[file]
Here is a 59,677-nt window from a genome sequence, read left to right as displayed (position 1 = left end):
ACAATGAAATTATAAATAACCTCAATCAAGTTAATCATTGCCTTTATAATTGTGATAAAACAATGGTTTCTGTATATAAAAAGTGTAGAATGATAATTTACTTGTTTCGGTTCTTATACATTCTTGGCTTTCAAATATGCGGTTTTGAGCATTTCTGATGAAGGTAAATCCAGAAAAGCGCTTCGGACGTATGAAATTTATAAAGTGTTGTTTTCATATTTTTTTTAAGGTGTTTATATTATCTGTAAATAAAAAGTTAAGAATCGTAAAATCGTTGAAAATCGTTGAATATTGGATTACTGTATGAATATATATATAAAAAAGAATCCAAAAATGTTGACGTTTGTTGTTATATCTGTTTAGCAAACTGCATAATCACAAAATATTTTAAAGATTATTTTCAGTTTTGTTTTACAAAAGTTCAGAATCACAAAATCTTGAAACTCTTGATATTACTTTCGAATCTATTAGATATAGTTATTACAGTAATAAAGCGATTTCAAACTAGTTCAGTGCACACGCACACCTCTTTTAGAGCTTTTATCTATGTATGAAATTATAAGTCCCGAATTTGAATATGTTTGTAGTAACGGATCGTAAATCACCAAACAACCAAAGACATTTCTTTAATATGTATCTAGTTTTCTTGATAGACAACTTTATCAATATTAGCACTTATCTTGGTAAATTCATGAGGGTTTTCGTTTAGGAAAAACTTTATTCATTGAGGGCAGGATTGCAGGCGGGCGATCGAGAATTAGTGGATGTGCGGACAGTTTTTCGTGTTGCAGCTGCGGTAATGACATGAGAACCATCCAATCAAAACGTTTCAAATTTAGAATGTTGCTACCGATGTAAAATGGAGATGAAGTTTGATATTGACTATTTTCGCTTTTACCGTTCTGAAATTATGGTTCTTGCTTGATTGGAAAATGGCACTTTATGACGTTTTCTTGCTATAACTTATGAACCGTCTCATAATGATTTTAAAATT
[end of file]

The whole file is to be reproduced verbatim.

Here is a 59,677-nt window from a genome sequence, read left to right as displayed (position 1 = left end):
ACAATGAAATTATAAATAACCTCAATCAAGTTAATCATTGCCTTTATAATTGTGATAAAACAATGGTTTCTGTATATAAAAAGTGTAGAATGATAATTTACTTGTTTCGGTTCTTATACATTCTTGGCTTTCAAATATGCGGTTTTGAGCATTTCTGATGAAGGTAAATCCAGAAAAGCGCTTCGGACGTATGAAATTTATAAAGTGTTGTTTTCATATTTTTTTTAAGGTGTTTATATTATCTGTAAATAAAAAGTTAAGAATCGTAAAATCGTTGAAAATCGTTGAATATTGGATTACTGTATGAATATATATATAAAAAAGAATCCAAAAATGTTGACGTTTGTTGTTATATCTGTTTAGCAAACTGCATAATCACAAAATATTTTAAAGATTATTTTCAGTTTTGTTTTACAAAAGTTCAGAATCACAAAATCTTGAAACTCTTGATATTACTTTCGAATCTATTAGATATAGTTATTACAGTAATAAAGCGATTTCAAACTAGTTCAGTGCACACGCACACCTCTTTTAGAGCTTTTATCTATGTATGAAATTATAAGTCCCGAATTTGAATATGTTTGTAGTAACGGATCGTAAATCACCAAACAACCAAAGACATTTCTTTAATATGTATCTAGTTTTCTTGATAGACAACTTTATCAATATTAGCACTTATCTTGGTAAATTCATGAGGGTTTTCGTTTAGGAAAAACTTTATTCATTGAGGGCAGGATTGCAGGCGGGCGATCGAGAATTAGTGGATGTGCGGACAGTTTTTCGTGTTGCAGCTGCGGTAATGACATGAGAACCATCCAATCAAAACGTTTCAAATTTAGAATGTTGCTACCGATGTAAAATGGAGATGAAGTTTGATATTGACTATTTTCGCTTTTACCGTTCTGAAATTATGGTTCTTGCTTGATTGGAAAATGGCACTTTATGACGTTTTCTTGCTATAACTTATGAACCGTCTCATAATGATTTTAAAATT